The October 2013 issue of the journal Health Affairs published a study by researchers at the University of Southern California (USC), Harvard University and other institutions which concluded that delaying aging would be a better way to reduce disability than focusing on specific disease therapies.
By employing a microsimulation of the future health and spending of older men and women, Dana Goldman of USC and colleagues compared disease-specific scenarios with a delayed aging scenario. The team, which included notable aging researcher S. Jay Olshansky, determined that delayed aging could add 2.2 years spent primarily in good health to average life expectancy, while addressing separate diseases would result in lesser improvements in health and longevity.
“In the last half-century, major life expectancy gains were driven by finding ways to reduce mortality from fatal diseases,” Dr Goldman stated. “But now disabled life expectancy is rising faster than total life expectancy, leaving the number of years that one can expect to live in good health unchanged or diminished. If we can age more slowly, we can delay the onset and progression of many disabling diseases simultaneously.”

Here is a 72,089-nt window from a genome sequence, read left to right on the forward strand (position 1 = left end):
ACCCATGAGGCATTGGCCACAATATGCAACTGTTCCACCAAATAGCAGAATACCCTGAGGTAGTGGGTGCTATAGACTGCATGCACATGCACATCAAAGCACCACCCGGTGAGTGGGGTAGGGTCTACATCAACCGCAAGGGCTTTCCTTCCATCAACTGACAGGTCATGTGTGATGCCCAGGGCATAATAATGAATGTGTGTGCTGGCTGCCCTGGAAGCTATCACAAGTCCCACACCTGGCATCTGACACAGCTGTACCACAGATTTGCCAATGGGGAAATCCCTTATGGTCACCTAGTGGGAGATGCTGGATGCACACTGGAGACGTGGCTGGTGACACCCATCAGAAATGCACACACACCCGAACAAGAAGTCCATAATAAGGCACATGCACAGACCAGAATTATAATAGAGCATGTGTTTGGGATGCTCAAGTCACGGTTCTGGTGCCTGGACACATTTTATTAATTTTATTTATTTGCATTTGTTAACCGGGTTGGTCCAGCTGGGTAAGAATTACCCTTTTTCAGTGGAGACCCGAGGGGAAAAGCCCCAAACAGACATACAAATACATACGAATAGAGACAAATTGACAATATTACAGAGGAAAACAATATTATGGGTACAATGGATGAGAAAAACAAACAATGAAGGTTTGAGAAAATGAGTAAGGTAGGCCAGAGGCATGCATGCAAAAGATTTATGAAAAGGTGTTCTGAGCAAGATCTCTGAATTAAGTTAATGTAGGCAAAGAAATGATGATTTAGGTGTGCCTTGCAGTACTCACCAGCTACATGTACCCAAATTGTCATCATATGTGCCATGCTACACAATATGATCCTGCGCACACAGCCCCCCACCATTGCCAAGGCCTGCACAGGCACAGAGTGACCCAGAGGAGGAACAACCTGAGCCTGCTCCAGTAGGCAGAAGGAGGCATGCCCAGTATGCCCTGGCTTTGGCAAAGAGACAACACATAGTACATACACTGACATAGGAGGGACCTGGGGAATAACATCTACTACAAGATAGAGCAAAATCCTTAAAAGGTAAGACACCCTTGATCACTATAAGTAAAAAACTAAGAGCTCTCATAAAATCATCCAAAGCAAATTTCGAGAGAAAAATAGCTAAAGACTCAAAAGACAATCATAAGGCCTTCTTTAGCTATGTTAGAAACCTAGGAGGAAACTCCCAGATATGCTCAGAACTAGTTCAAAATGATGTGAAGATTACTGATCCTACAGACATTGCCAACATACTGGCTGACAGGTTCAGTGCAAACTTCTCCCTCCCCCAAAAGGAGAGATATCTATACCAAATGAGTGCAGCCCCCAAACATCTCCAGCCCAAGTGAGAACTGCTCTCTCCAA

“Even a marginal success in slowing aging is going to have a huge impact on health and quality of life,” added Dr Olshansky, of University of Illinois-Chicago’s the School of Public Health. “This is a fundamentally new approach to public health that would attack the underlying risk factors for all fatal and disabling diseases. We need to begin the research now. We don’t know which mechanisms are going to work to actually delay aging, and there are probably a variety of ways this could be accomplished, but we need to decide now that this is worth pursuing.”
Reduce inflammatory process in cells, tissues, and blood vessels, helping to slow aging and reduce risk of long-term disease.
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Support the body’s resistance to infection and strengthen immune vigilance and response.
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